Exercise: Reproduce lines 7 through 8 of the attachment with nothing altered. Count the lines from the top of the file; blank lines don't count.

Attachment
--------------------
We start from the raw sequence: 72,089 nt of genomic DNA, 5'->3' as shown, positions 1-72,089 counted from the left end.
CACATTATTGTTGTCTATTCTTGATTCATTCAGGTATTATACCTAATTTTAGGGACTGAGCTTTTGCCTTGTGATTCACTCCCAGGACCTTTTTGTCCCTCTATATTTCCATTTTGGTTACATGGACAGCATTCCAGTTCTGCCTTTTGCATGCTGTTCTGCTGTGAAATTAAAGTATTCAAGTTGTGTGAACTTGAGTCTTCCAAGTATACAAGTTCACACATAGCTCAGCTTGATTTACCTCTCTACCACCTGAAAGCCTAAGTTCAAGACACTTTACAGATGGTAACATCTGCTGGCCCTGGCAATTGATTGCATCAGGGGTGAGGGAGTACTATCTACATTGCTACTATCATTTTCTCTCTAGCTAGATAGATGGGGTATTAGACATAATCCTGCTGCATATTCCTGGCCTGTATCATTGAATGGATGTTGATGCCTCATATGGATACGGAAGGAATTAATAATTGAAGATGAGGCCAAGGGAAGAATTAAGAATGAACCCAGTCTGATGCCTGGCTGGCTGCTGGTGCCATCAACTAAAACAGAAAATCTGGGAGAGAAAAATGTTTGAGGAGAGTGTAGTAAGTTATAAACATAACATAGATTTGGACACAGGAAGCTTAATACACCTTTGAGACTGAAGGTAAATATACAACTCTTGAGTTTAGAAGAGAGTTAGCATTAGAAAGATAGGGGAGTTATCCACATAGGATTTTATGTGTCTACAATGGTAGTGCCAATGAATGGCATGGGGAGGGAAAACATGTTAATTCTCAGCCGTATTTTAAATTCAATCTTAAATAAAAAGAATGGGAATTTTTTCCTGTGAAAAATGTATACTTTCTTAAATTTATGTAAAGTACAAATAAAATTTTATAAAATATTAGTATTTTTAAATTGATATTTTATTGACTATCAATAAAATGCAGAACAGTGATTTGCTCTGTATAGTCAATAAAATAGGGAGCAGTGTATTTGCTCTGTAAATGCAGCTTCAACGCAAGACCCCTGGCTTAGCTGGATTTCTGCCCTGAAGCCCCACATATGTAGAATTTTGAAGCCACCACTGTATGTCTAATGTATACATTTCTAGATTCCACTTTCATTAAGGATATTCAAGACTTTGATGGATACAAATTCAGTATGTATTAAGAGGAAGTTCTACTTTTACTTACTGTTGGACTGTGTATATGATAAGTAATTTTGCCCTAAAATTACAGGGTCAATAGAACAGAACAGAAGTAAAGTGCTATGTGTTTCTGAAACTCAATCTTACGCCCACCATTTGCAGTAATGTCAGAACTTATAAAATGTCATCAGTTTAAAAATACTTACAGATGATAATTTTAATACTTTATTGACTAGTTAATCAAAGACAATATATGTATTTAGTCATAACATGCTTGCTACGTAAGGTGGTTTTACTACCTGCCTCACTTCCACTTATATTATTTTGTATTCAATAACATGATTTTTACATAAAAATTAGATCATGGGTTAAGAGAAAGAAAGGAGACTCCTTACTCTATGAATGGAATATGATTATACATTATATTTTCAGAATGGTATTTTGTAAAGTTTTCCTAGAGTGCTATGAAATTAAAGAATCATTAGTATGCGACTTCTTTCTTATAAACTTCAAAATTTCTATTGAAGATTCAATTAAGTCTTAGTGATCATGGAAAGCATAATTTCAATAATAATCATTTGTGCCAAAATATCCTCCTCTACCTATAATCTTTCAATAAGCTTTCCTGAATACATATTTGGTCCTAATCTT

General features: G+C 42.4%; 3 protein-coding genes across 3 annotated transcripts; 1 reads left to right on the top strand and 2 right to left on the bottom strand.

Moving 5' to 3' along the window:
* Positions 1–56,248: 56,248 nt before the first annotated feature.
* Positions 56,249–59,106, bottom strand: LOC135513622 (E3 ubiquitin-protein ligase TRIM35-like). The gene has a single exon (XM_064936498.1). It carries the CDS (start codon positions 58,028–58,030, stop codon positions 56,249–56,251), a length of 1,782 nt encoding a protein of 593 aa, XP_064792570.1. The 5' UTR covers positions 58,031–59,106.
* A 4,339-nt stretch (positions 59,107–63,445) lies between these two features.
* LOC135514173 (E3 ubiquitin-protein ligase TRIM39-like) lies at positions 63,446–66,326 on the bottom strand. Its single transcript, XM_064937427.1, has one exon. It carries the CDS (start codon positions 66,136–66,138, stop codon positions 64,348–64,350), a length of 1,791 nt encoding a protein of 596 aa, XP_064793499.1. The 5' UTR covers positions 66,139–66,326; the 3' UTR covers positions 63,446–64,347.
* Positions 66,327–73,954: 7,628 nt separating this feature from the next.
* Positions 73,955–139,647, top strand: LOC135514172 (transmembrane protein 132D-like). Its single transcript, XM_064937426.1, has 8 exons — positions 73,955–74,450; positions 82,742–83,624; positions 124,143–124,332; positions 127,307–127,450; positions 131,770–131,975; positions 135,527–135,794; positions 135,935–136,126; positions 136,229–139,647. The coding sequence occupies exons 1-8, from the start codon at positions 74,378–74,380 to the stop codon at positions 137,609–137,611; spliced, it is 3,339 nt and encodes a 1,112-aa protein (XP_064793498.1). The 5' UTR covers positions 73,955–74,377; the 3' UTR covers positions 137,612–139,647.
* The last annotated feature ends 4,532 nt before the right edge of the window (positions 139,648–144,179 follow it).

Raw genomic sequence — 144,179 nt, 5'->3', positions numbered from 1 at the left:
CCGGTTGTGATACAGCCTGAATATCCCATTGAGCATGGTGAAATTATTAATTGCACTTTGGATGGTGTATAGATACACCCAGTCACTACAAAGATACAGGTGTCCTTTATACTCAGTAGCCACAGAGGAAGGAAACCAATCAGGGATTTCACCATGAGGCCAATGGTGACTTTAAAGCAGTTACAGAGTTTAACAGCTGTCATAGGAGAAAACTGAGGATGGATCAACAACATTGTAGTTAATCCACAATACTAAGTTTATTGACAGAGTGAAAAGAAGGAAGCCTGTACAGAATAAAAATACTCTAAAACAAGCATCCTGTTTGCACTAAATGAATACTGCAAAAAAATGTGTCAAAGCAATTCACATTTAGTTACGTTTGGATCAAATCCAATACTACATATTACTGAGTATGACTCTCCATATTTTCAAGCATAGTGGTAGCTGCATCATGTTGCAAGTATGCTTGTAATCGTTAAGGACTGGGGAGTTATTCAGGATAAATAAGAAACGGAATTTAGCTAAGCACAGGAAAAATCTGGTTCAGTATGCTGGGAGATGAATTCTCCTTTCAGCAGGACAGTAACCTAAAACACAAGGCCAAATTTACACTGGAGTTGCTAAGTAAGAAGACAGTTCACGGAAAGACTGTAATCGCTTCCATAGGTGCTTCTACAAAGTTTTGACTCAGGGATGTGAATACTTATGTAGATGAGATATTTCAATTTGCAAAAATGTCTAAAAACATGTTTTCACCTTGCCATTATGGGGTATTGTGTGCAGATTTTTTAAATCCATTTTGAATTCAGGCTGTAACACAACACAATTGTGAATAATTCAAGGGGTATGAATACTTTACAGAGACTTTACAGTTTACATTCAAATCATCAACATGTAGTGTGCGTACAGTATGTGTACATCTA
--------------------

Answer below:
* A 4,339-nt stretch (positions 59,107–63,445) lies between these two features.
* LOC135514173 (E3 ubiquitin-protein ligase TRIM39-like) lies at positions 63,446–66,326 on the bottom strand. Its single transcript, XM_064937427.1, has one exon. It carries the CDS (start codon positions 66,136–66,138, stop codon positions 64,348–64,350), a length of 1,791 nt encoding a protein of 596 aa, XP_064793499.1. The 5' UTR covers positions 66,139–66,326; the 3' UTR covers positions 63,446–64,347.